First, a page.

Cybersex: The “crack cocaine” of sex addiction

By Kenneth M. Adams, Ph.D.
May 1, 2008 - Last updated: May 31, 2011

“I have a 12-year-old client who is completely out of control sexually on the internet. How do I treat him?” asked a colleague. Even though I had treated sex addicts for over 20 years, I was taken aback by the age of her client. The description “completely out of control” had, in my experience, been used to describe adults.

Psychologists today are facing clients with out-of-control or compulsive sexual behaviors not previously seen in such depth and scope due to the addictive “high” created by cybersex. Like many crack cocaine users, those individuals who may have not fit the typical profile of an addict are getting “hooked.”

Referred to as the “Triple A Engine” – affordable, accessible and anonymous – by the late sex researcher Alvin Cooper, Ph.D. (1997), cybersex offers users an array of options that can quickly produce serious negative consequences from high risk behaviors. In a survey of 9,265 internet users, 17 percent reported problems due to cybersex activity. One percent of these users, 40 percent of which were women, reported severe consequences (Cooper, Delmonico and Burg, 2000).

Individuals who may have never developed sexual problems requiring treatment now find themselves in trouble. According to Patrick Carnes, Ph.D. (2005), the cybersex world offers individuals an assortment of opportunities to “access the unresolved.” Those sexual fantasies that might never have led to sexual behavior now become entrenched in the sexual template of the user.

With new sexual freedom and a trance-like state produced by the internet, a novel rush of “sexual highs” occurs. Obsession, preoccupation and compulsion quickly follow. Once addicted, the brain escalates its search for novelty. The risk for acting-out high risk sexual behaviors increases dramatically.

Carnes points out the following patterns of cybersex addicts:

  • Rapid escalation of amount and variety.
  • Escalation becomes obsessive with new, specific behaviors becoming quickly fixated.
  • Relational regression occurs (withdrawal from and loss of sexual interest with partner).
  • Acceleration of existing addictive and compulsive behaviors and precipitation of new off-line sexual behavior.

Further complicating the treatment picture is the fact that many partners of cybersex addicts are coming into therapy feeling betrayed, depressed and confused. No partner can compete with the internet. Detection of online infidelity includes:

  • Change in sleep patterns and demands for privacy.
  • Responsibilities ignored.
  • Lying and personality changes.
  • Loss of interest in sex within the relationship (Young, et al, 2000).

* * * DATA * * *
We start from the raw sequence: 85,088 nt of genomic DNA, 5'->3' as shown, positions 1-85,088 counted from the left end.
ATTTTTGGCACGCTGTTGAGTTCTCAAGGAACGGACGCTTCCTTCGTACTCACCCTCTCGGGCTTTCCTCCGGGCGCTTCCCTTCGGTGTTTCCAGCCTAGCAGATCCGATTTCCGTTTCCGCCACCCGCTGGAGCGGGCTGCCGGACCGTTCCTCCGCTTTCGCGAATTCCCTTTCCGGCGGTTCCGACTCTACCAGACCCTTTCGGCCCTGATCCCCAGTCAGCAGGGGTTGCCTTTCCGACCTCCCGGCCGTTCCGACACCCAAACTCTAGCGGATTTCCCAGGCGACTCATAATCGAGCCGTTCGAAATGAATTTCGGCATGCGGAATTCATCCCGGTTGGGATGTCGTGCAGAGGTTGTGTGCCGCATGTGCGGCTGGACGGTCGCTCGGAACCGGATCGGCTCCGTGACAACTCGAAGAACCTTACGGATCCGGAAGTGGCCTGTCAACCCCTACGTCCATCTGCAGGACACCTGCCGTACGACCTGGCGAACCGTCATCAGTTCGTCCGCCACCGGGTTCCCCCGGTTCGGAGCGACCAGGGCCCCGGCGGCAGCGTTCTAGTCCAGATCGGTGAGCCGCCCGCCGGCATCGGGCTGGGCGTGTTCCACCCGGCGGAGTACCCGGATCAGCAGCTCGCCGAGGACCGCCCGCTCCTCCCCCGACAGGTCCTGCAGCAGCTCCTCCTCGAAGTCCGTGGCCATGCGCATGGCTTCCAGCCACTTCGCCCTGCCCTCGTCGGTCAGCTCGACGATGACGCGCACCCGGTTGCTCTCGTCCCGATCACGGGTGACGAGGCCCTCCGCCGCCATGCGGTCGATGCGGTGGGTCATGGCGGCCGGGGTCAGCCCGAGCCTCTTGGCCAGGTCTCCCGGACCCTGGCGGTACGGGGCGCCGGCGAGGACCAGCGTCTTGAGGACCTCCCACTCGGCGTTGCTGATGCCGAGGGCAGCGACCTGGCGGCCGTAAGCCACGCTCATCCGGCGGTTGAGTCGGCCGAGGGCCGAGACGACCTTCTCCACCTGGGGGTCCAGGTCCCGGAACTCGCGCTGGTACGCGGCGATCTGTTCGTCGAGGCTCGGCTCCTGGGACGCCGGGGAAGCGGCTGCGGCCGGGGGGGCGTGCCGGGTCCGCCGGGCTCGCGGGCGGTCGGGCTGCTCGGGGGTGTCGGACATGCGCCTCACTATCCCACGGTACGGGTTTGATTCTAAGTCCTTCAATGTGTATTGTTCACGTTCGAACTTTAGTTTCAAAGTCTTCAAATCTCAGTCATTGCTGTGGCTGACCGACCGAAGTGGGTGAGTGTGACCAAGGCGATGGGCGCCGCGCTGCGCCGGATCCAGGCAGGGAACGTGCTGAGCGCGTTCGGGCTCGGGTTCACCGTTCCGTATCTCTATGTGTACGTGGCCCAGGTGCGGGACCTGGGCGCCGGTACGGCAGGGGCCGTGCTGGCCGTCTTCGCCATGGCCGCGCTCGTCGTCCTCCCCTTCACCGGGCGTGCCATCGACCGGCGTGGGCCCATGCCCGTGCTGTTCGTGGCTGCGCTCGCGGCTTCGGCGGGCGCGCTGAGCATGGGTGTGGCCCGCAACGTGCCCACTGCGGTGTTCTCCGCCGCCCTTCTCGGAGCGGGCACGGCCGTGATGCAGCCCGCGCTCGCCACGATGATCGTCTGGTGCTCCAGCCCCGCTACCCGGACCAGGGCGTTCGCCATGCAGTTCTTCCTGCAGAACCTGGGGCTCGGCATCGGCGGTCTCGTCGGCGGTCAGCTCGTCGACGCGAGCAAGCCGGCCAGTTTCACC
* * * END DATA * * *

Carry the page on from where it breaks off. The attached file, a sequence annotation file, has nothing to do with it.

Their children may also be negatively impacted by exposure or subsequent neglect. The challenge for psychologists is to find the most helpful treatment model and techniques for cybersex addicts and their families.

So what are the critical treatment considerations with this population? The first is conceptual. Even though it has been debated for years that sex can become addictive, it is hard to deny that clients “hooked” on cybersex look like addicts. Treating it as a deficit in the couple’s relationship or turning only to “insight-oriented” treatment can result in frustration for the client and therapist.

Even when cybersex use begins as a couple’s issue, its escalation largely reflects addiction, not dynamics. It is critical that if you are going to treat cybersex problems that you understand sex addiction and its corresponding treatment.

Sex addiction is not addressed in the DSM-IV. However, there is general consensus that individuals sexually addicted evidence a loss of control, negative consequences and continuation of the behavior in spite of the consequences. Sex addiction treatment typically includes:

  • Assessment of sexual history.
  • Challenging the denial system, distorted thinking and blame projection.
  • Twelve-step program attendance e.g., Sex Addicts Anonymous (SAA).
  • Abstinence definition.
  • A written relapse plan.
  • Shame reduction.
  • Affect regulation.
  • Addressing other addictions.

Dealing with the underlying intimacy problems most cybersex and sex addicts present with is necessary as well. Healing the effects of childhood trauma is critical in preventing relapse. Sex addicts have reported high incidents of childhood abuse: physical (72 percent), sexual (81 percent) and emotional (97 percent) (Carnes, 1991).

Involvement of family members in treatment is positively correlated with a favorable treatment outcome for the addict. Partner’s participation in a twelve-step program, like Co-Sex Addicts Anonymous (COSA), is helpful.

Psychologists who take the time to become familiar with sex addiction treatment strategies will find themselves more comfortable in dealing with the growing problem of compulsive cybersex use.


Kenneth M. Adams, Ph.D., is a licensed psychologist practicing in Royal Oak, Mich. He is a certified sex addiction therapist and the author of three books, including The Clinical Management of Sex Addiction. His web page is:

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